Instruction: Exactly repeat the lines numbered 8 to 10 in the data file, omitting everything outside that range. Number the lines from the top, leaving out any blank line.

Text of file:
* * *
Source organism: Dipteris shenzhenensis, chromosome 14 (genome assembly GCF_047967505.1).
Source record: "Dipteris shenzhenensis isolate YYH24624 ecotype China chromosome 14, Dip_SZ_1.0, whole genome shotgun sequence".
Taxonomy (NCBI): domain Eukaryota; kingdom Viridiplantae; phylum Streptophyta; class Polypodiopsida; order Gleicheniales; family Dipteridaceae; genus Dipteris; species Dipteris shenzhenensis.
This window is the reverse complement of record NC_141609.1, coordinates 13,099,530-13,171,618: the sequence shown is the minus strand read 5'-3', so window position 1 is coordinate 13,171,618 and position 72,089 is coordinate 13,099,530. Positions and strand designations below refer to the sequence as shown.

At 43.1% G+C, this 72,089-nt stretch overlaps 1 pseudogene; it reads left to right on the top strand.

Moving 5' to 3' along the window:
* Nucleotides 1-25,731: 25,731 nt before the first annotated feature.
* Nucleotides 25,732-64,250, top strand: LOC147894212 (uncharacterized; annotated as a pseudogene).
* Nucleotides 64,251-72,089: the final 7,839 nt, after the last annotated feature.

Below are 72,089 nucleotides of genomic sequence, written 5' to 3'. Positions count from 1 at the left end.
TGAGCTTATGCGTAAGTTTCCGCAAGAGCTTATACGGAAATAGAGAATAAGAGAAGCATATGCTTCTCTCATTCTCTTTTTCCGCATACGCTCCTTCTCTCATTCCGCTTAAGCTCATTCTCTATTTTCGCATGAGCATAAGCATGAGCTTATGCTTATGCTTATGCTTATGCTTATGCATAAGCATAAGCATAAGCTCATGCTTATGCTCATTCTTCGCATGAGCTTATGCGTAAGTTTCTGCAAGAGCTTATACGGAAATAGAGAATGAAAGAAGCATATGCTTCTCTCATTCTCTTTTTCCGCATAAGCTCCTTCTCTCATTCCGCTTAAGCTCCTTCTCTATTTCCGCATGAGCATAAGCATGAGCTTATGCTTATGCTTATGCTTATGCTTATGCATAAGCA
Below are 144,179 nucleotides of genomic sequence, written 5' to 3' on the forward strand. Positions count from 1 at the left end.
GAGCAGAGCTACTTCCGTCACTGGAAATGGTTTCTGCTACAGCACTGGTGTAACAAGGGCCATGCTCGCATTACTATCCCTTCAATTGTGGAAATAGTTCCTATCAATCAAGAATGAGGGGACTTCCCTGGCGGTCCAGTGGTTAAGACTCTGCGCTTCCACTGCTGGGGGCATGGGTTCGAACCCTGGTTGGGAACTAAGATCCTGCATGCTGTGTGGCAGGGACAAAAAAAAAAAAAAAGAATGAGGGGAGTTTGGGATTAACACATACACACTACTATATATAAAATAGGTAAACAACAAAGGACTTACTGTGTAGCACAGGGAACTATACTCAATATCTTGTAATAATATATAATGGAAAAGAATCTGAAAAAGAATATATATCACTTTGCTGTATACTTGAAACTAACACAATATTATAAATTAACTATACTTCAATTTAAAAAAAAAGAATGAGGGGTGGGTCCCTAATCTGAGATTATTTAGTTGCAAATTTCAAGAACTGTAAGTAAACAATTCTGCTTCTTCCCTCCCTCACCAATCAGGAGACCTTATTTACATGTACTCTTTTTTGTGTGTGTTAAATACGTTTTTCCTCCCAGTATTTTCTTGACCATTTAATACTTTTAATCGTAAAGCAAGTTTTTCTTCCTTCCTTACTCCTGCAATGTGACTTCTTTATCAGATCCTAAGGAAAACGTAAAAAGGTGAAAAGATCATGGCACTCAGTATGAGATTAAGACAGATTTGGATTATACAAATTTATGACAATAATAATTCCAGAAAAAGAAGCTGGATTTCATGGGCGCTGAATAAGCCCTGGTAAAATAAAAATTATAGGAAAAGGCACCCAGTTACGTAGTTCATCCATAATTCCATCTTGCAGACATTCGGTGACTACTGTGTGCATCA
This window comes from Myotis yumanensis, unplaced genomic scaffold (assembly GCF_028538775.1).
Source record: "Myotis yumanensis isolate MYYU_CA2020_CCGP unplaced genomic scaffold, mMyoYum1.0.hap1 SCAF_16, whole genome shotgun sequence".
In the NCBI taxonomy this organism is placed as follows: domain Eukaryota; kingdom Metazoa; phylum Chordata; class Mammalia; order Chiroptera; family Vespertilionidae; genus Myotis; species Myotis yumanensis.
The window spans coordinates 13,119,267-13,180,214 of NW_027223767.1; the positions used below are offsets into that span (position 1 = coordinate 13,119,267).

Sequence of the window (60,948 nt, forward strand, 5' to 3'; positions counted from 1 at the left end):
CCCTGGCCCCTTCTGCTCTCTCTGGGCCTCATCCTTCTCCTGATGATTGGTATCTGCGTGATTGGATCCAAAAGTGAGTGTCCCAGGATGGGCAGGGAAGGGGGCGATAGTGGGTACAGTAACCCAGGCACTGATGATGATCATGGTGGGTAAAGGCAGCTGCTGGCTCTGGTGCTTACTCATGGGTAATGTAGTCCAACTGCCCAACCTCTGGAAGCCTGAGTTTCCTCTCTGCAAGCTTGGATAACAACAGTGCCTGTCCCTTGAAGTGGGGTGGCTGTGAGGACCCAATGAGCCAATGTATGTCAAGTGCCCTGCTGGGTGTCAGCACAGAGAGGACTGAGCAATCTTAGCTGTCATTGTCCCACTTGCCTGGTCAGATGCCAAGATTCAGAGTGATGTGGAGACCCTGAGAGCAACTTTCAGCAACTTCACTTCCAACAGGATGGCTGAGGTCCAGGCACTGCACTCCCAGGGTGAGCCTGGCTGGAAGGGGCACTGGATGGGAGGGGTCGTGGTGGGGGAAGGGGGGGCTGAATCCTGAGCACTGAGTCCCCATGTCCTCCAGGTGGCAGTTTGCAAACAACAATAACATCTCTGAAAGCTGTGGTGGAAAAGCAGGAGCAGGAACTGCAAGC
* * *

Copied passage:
* Nucleotides 25,732-64,250, top strand: LOC147894212 (uncharacterized; annotated as a pseudogene).
* Nucleotides 64,251-72,089: the final 7,839 nt, after the last annotated feature.

Below are 72,089 nucleotides of genomic sequence, written 5' to 3'. Positions count from 1 at the left end.